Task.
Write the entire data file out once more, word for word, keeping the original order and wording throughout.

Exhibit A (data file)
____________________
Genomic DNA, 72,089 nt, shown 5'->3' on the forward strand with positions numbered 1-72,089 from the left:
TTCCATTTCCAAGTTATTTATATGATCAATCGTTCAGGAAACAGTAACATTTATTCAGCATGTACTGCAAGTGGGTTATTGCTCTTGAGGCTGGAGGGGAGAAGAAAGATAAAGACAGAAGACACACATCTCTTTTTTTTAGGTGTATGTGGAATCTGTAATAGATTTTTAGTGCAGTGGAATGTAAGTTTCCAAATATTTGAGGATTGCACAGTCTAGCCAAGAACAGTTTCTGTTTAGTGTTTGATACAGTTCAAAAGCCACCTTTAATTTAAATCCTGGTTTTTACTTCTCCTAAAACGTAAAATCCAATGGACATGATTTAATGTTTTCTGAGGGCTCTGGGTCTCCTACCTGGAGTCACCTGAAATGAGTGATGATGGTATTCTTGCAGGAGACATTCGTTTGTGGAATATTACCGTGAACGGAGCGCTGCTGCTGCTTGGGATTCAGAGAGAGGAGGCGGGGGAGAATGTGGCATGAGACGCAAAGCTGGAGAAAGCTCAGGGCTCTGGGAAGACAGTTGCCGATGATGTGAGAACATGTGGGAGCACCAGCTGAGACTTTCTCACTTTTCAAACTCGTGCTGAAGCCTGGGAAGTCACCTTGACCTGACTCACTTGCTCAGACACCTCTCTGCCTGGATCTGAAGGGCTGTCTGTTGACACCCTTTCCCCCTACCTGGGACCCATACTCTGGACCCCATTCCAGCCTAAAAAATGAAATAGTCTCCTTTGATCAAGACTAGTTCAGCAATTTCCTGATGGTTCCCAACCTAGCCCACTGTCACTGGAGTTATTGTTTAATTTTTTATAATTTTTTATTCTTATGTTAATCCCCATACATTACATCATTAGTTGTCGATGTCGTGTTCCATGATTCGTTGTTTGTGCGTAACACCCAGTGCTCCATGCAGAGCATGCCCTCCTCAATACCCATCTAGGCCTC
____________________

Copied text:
Genomic DNA, 72,089 nt, shown 5'->3' on the forward strand with positions numbered 1-72,089 from the left:
TTCCATTTCCAAGTTATTTATATGATCAATCGTTCAGGAAACAGTAACATTTATTCAGCATGTACTGCAAGTGGGTTATTGCTCTTGAGGCTGGAGGGGAGAAGAAAGATAAAGACAGAAGACACACATCTCTTTTTTTTAGGTGTATGTGGAATCTGTAATAGATTTTTAGTGCAGTGGAATGTAAGTTTCCAAATATTTGAGGATTGCACAGTCTAGCCAAGAACAGTTTCTGTTTAGTGTTTGATACAGTTCAAAAGCCACCTTTAATTTAAATCCTGGTTTTTACTTCTCCTAAAACGTAAAATCCAATGGACATGATTTAATGTTTTCTGAGGGCTCTGGGTCTCCTACCTGGAGTCACCTGAAATGAGTGATGATGGTATTCTTGCAGGAGACATTCGTTTGTGGAATATTACCGTGAACGGAGCGCTGCTGCTGCTTGGGATTCAGAGAGAGGAGGCGGGGGAGAATGTGGCATGAGACGCAAAGCTGGAGAAAGCTCAGGGCTCTGGGAAGACAGTTGCCGATGATGTGAGAACATGTGGGAGCACCAGCTGAGACTTTCTCACTTTTCAAACTCGTGCTGAAGCCTGGGAAGTCACCTTGACCTGACTCACTTGCTCAGACACCTCTCTGCCTGGATCTGAAGGGCTGTCTGTTGACACCCTTTCCCCCTACCTGGGACCCATACTCTGGACCCCATTCCAGCCTAAAAAATGAAATAGTCTCCTTTGATCAAGACTAGTTCAGCAATTTCCTGATGGTTCCCAACCTAGCCCACTGTCACTGGAGTTATTGTTTAATTTTTTATAATTTTTTATTCTTATGTTAATCCCCATACATTACATCATTAGTTGTCGATGTCGTGTTCCATGATTCGTTGTTTGTGCGTAACACCCAGTGCTCCATGCAGAGCATGCCCTCCTCAATACCCATCTAGGCCTC